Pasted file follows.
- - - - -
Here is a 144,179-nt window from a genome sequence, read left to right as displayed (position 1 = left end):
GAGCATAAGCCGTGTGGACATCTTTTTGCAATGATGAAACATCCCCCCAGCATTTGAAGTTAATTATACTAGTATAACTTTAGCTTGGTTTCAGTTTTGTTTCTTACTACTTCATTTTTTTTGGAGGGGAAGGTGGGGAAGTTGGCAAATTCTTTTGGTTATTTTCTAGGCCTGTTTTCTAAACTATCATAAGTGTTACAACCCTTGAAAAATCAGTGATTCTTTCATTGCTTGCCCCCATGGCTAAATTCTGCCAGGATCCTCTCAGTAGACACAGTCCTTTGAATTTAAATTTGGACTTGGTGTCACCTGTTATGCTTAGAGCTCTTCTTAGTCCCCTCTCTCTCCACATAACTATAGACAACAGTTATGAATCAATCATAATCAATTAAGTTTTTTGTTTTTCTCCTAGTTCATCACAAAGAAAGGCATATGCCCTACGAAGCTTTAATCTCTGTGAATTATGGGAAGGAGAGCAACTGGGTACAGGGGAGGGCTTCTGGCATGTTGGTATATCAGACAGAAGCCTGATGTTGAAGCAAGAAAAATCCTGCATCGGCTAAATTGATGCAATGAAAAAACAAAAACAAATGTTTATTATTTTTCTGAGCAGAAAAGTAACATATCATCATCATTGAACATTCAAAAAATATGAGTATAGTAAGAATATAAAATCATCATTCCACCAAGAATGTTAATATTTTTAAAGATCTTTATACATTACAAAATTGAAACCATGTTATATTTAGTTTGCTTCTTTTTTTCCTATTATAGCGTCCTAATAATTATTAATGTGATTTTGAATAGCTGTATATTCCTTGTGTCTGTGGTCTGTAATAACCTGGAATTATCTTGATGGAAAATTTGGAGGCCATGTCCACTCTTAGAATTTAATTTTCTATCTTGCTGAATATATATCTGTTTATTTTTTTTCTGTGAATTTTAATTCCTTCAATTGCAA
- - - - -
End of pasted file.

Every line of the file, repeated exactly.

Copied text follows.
Here is a 144,179-nt window from a genome sequence, read left to right as displayed (position 1 = left end):
GAGCATAAGCCGTGTGGACATCTTTTTGCAATGATGAAACATCCCCCCAGCATTTGAAGTTAATTATACTAGTATAACTTTAGCTTGGTTTCAGTTTTGTTTCTTACTACTTCATTTTTTTTGGAGGGGAAGGTGGGGAAGTTGGCAAATTCTTTTGGTTATTTTCTAGGCCTGTTTTCTAAACTATCATAAGTGTTACAACCCTTGAAAAATCAGTGATTCTTTCATTGCTTGCCCCCATGGCTAAATTCTGCCAGGATCCTCTCAGTAGACACAGTCCTTTGAATTTAAATTTGGACTTGGTGTCACCTGTTATGCTTAGAGCTCTTCTTAGTCCCCTCTCTCTCCACATAACTATAGACAACAGTTATGAATCAATCATAATCAATTAAGTTTTTTGTTTTTCTCCTAGTTCATCACAAAGAAAGGCATATGCCCTACGAAGCTTTAATCTCTGTGAATTATGGGAAGGAGAGCAACTGGGTACAGGGGAGGGCTTCTGGCATGTTGGTATATCAGACAGAAGCCTGATGTTGAAGCAAGAAAAATCCTGCATCGGCTAAATTGATGCAATGAAAAAACAAAAACAAATGTTTATTATTTTTCTGAGCAGAAAAGTAACATATCATCATCATTGAACATTCAAAAAATATGAGTATAGTAAGAATATAAAATCATCATTCCACCAAGAATGTTAATATTTTTAAAGATCTTTATACATTACAAAATTGAAACCATGTTATATTTAGTTTGCTTCTTTTTTTCCTATTATAGCGTCCTAATAATTATTAATGTGATTTTGAATAGCTGTATATTCCTTGTGTCTGTGGTCTGTAATAACCTGGAATTATCTTGATGGAAAATTTGGAGGCCATGTCCACTCTTAGAATTTAATTTTCTATCTTGCTGAATATATATCTGTTTATTTTTTTTCTGTGAATTTTAATTCCTTCAATTGCAA